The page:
Journal Information
Vol. 54. Issue 5.
Pages 241-242 (May 2018)
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Sleep Apneas and Cardiovascular Risk After Sleep Apnea Cardiovascular Endpoints Study (SAVE). What Next?
Síndrome de apneas del sueño y riesgo cardiovascular después del Sleep Apnea Cardiovascular Endpoints Study (SAVE). ¿Y ahora qué
Olga Medianoa,e,
Corresponding author

Corresponding author.
, María José Masdeub, Doug McEvoyc, Ferran Barbéd,e
a Hospital Universitario de Guadalajara, Guadalajara, Spain
b Parc Taulí Hospital Universitari, Institut d’Investigació i Innovació Parc Taulí, Universitat Autònoma de Barcelona, Sabadell, Barcelona, Spain
c Adelaide Institute for Sleep Health, South Australia, Australia
d Hospital Universitari Arnau de Vilanova y Santa Maria, IRB Lleida, Lleida, Spain
e Centro de Investigación Biomédica en Red de Enfermedades Respiratorias (CIBERES), Madrid, Spain
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The Sleep Apnea Cardiovascular Endpoints (SAVE) Study1 is one of the most important investigations into sleep apnea in recent times. Patients with established cardiovascular disease and sleep apnea–hypopnea syndrome (SAHS) were randomized to receive either conventional treatment or continuous positive airway pressure (CPAP) plus conventional treatment. The main objective was to determine if CPAP improved cardiovascular morbidity and mortality in this group of patients. The use of CPAP did not decrease the number of events in the intent-to-treat analysis of the main objective (a composite of cardiovascular death, myocardial infarction, stroke, admission for angina pectoris, congestive heart failure, stroke, and transient ischemic attack). In contrast, a significant improvement was reported in daytime sleepiness, quality of life, mood, and work productivity in patients who received CPAP.

The limitations and strengths of the study must be examined when interpreting the results. One of the most important limitations involves defining the presence of moderate-severe SAHS as a desaturation index greater than 12 (number of desaturations ≥4%/h), calculated using a screening device (Apnealink, ResMed). Although this simplified method is not the gold standard used in clinical practice, it fulfills the purpose of the trial: it would have been impossible to randomize 2717 patients in 7 countries and 89 different centers in a reproducible manner for centralized analysis without using a simple method. One thing we have learnt about simplified methods is that they can detect patients with significant SAHS in a large population of individuals. This diagnostic test is further limited by its inability to identify central events due to the absence of plethysmography bands. However, in this study, severe heart failure was an exclusion criterion, as was Cheyne–Stokes respiration. This minimized the inclusion of patients with central events, and treatment also was monitored by recording possible residual central events on the CPAP machine memory card.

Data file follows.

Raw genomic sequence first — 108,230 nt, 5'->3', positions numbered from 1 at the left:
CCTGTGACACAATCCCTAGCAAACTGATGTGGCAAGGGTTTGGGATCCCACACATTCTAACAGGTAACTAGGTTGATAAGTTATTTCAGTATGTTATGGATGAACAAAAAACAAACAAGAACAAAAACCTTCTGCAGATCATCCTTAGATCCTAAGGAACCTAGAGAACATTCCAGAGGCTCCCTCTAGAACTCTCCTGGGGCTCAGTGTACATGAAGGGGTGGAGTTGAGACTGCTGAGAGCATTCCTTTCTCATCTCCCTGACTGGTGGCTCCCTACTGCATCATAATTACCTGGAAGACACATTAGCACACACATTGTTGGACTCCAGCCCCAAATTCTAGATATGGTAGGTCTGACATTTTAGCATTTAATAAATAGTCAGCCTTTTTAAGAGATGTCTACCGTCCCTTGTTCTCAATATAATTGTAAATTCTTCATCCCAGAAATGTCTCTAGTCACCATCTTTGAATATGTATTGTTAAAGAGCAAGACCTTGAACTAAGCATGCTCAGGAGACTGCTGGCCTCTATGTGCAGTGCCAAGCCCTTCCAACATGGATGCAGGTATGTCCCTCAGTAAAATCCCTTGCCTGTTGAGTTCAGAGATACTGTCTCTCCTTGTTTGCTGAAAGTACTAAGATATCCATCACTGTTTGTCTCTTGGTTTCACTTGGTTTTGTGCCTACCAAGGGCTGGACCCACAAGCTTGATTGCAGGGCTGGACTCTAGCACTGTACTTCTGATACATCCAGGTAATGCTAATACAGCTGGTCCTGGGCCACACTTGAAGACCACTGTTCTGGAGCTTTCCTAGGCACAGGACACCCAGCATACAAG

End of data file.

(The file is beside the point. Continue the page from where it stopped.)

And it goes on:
The main limitation of the study, however, was CPAP adherence. Mean compliance was 3.3h per night, so patients on average spent more than half the night without treatment. The per-protocol analysis of 561 of the 1346 patients in the CPAP arm (41%) found no improvement in more compliant patients (≥4h/night), but it is unclear whether better compliance would have produced different results.

One of the strengths of the SAVE study is that it is the only SAHS study that has managed to randomize 2717 patients of different nationalities, while maintaining diagnostic and therapeutic uniformity over long-term follow-up. Furthermore, the study's sound methodology and robust data collection strengthen the author's conclusions.